How the fuel industry can adapt to changing demands
Earlier this month, Hatch hosted an Executive Innovation Panel in Rosemont, IL that discussed trends in technology and consumer engagement in the Fuel & C-Store space. Various fuel & c-store brands, fuel providers, marketers and tech partners joined for an afternoon of networking, a panel discussion and Q&A. The panel consisted of Todd Lutwak, partner at Andreessen Horowitz; Dave VanWiggeren, CEO at Drop Tank; and Doug Rodewald, strategic advisor at Hoffman Street. While a variety of topics were discussed, three major themes emerged: retail technology innovation, consumer engagement and fuel marketing & innovation. Each theme will be discussed in more detail below.
Retail Technology Innovation
There’s no denying that technology is changing at a rapid pace in the retail industry and significantly impacting consumer demands. From grocery stores that do the shopping for you, to food ordering services that consolidate all of the pesky passwords you need to remember from all of your favorite restaurants, brands are looking for ways to use technology to better the consumer experience. In fact, according to eMarketer, brands with omnichannel consumer engagement retain 89% of their customers vs. 33% of brands with little or no omnichannel engagement.
A number of retailers have been successful in consumer engagement, many of them using loyalty as a catalyst. Nordstrom revamped their loyalty program in 2016 and saw a 30% increase in enrollment from Q1 to Q2 2016. They now have a larger addressable audience and have created a “Nordstrom Shopper,” or rather customers whose behavior they are able to impact with special discount days, early access to sales, etc. “I will look at somebody’s loyalty program and say if it modifies by behavior in any way, they’ve done something quite right,” Todd Lutwak. Nordstrom is getting it quite right, posting record sales in 2016.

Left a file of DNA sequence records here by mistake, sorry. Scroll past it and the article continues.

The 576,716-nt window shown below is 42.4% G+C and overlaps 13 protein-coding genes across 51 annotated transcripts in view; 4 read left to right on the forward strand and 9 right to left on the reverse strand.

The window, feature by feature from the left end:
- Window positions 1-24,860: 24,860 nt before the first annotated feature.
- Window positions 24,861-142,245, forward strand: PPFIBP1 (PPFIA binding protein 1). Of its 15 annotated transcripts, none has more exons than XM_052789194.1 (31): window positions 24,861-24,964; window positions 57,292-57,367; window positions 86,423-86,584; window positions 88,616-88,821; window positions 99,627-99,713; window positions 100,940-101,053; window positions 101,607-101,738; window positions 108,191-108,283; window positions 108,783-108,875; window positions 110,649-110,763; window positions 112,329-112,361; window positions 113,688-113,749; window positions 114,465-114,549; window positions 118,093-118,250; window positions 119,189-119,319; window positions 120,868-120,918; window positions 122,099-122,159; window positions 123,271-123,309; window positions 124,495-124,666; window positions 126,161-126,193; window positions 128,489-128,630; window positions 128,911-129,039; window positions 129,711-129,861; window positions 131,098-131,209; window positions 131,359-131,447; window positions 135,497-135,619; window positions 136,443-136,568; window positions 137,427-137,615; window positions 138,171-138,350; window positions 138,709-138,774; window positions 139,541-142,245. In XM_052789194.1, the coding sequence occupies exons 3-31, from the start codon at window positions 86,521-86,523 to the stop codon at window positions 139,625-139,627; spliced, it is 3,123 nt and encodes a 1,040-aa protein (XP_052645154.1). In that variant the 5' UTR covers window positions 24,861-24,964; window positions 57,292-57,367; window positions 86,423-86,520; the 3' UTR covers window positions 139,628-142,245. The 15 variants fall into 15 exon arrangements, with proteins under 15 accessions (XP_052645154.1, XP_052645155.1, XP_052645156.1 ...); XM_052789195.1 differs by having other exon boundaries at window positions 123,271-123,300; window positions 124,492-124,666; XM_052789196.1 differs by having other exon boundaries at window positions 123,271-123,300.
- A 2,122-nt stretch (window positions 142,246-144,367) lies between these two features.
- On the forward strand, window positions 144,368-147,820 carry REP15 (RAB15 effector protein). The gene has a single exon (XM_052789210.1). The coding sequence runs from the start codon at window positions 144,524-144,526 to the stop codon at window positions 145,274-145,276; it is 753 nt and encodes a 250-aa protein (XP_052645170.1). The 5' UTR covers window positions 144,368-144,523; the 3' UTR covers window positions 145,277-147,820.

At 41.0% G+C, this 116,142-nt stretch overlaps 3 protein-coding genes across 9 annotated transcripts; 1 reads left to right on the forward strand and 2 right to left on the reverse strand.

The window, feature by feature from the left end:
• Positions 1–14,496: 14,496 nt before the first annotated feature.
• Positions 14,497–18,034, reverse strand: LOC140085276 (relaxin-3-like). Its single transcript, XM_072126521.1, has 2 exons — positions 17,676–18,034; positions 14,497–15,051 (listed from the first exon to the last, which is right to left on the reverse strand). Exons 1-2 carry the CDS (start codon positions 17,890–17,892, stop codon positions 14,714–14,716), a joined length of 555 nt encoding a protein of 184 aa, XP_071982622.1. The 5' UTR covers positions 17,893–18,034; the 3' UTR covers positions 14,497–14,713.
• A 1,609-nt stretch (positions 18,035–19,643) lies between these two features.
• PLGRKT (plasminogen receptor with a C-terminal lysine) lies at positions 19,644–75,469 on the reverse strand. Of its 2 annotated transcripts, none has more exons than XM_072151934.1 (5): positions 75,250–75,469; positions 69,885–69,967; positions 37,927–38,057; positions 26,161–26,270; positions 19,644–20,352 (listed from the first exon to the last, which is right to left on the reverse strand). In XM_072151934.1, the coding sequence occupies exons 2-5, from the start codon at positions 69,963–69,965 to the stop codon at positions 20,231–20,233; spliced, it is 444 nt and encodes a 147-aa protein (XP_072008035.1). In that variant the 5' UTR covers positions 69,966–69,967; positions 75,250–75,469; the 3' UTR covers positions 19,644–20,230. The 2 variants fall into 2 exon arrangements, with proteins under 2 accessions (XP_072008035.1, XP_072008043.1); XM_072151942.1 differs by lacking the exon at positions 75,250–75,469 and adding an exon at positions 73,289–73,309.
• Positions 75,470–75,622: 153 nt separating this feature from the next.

While some retail brands are embracing omnichannel engagement, the fuel & c-store space has been slower to follow. This is largely due to the complex technology stack that includes an additional check out point at the pump. Due to the fragmentation in the industry, most retailers and fuel brands are still emerging in the customer engagement and loyalty space. “While what they [fuel & c-store brands] are doing may not look slick in comparison to other industries, it is a triple backflip in their world,” said Dave VanWiggeren of the slow progress being made in the space. Many brands such as Kwik Trip, Sheetz and Wawa are emulating QSRs by focusing on customer service and making fresh food offerings available. While some fuel & c-store brands have begun to address consumer engagement, there is still much more that can be done.